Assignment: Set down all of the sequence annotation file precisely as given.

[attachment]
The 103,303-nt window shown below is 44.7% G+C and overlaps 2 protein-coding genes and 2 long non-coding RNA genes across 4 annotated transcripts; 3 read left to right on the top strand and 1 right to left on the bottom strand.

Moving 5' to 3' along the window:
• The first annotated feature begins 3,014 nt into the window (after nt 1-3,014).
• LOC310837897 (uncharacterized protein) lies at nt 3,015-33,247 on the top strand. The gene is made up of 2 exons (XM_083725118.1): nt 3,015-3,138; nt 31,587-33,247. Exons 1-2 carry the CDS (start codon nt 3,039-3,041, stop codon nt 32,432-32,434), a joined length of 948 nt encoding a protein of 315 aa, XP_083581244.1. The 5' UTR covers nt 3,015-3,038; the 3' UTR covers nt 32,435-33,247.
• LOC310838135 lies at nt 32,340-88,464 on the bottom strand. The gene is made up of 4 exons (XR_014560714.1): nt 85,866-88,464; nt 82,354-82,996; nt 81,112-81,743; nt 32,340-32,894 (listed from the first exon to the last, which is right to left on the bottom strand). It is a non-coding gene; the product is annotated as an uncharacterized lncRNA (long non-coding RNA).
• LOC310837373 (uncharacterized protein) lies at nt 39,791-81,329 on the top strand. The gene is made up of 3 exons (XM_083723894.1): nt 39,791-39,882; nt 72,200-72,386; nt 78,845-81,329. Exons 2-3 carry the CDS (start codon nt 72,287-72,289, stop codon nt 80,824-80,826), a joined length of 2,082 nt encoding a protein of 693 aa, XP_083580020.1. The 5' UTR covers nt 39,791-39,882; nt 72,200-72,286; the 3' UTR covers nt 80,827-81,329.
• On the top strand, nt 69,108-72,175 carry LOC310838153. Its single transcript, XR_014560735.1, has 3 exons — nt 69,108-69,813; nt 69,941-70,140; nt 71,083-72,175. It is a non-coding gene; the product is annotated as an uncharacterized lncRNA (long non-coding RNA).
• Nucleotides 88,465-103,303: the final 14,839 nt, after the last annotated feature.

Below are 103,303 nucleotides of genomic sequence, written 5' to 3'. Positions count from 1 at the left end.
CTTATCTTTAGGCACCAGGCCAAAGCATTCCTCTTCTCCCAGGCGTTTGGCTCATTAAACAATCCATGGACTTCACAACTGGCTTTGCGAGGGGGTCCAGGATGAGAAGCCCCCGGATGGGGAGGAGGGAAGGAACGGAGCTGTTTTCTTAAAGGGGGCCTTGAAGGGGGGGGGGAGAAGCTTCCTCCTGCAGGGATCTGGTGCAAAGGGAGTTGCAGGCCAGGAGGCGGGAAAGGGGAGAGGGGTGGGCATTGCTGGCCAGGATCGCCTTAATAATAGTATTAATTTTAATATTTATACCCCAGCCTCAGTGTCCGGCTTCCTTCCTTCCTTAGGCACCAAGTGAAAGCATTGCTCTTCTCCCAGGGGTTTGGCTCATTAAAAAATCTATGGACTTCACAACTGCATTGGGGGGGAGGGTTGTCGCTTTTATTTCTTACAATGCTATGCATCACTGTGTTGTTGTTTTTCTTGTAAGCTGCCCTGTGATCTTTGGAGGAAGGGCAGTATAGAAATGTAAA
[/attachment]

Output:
The 103,303-nt window shown below is 44.7% G+C and overlaps 2 protein-coding genes and 2 long non-coding RNA genes across 4 annotated transcripts; 3 read left to right on the top strand and 1 right to left on the bottom strand.

Moving 5' to 3' along the window:
• The first annotated feature begins 3,014 nt into the window (after nt 1-3,014).
• LOC310837897 (uncharacterized protein) lies at nt 3,015-33,247 on the top strand. The gene is made up of 2 exons (XM_083725118.1): nt 3,015-3,138; nt 31,587-33,247. Exons 1-2 carry the CDS (start codon nt 3,039-3,041, stop codon nt 32,432-32,434), a joined length of 948 nt encoding a protein of 315 aa, XP_083581244.1. The 5' UTR covers nt 3,015-3,038; the 3' UTR covers nt 32,435-33,247.
• LOC310838135 lies at nt 32,340-88,464 on the bottom strand. The gene is made up of 4 exons (XR_014560714.1): nt 85,866-88,464; nt 82,354-82,996; nt 81,112-81,743; nt 32,340-32,894 (listed from the first exon to the last, which is right to left on the bottom strand). It is a non-coding gene; the product is annotated as an uncharacterized lncRNA (long non-coding RNA).
• LOC310837373 (uncharacterized protein) lies at nt 39,791-81,329 on the top strand. The gene is made up of 3 exons (XM_083723894.1): nt 39,791-39,882; nt 72,200-72,386; nt 78,845-81,329. Exons 2-3 carry the CDS (start codon nt 72,287-72,289, stop codon nt 80,824-80,826), a joined length of 2,082 nt encoding a protein of 693 aa, XP_083580020.1. The 5' UTR covers nt 39,791-39,882; nt 72,200-72,286; the 3' UTR covers nt 80,827-81,329.
• On the top strand, nt 69,108-72,175 carry LOC310838153. Its single transcript, XR_014560735.1, has 3 exons — nt 69,108-69,813; nt 69,941-70,140; nt 71,083-72,175. It is a non-coding gene; the product is annotated as an uncharacterized lncRNA (long non-coding RNA).
• Nucleotides 88,465-103,303: the final 14,839 nt, after the last annotated feature.

Below are 103,303 nucleotides of genomic sequence, written 5' to 3'. Positions count from 1 at the left end.
CTTATCTTTAGGCACCAGGCCAAAGCATTCCTCTTCTCCCAGGCGTTTGGCTCATTAAACAATCCATGGACTTCACAACTGGCTTTGCGAGGGGGTCCAGGATGAGAAGCCCCCGGATGGGGAGGAGGGAAGGAACGGAGCTGTTTTCTTAAAGGGGGCCTTGAAGGGGGGGGGGAGAAGCTTCCTCCTGCAGGGATCTGGTGCAAAGGGAGTTGCAGGCCAGGAGGCGGGAAAGGGGAGAGGGGTGGGCATTGCTGGCCAGGATCGCCTTAATAATAGTATTAATTTTAATATTTATACCCCAGCCTCAGTGTCCGGCTTCCTTCCTTCCTTAGGCACCAAGTGAAAGCATTGCTCTTCTCCCAGGGGTTTGGCTCATTAAAAAATCTATGGACTTCACAACTGCATTGGGGGGGAGGGTTGTCGCTTTTATTTCTTACAATGCTATGCATCACTGTGTTGTTGTTTTTCTTGTAAGCTGCCCTGTGATCTTTGGAGGAAGGGCAGTATAGAAATGTAAA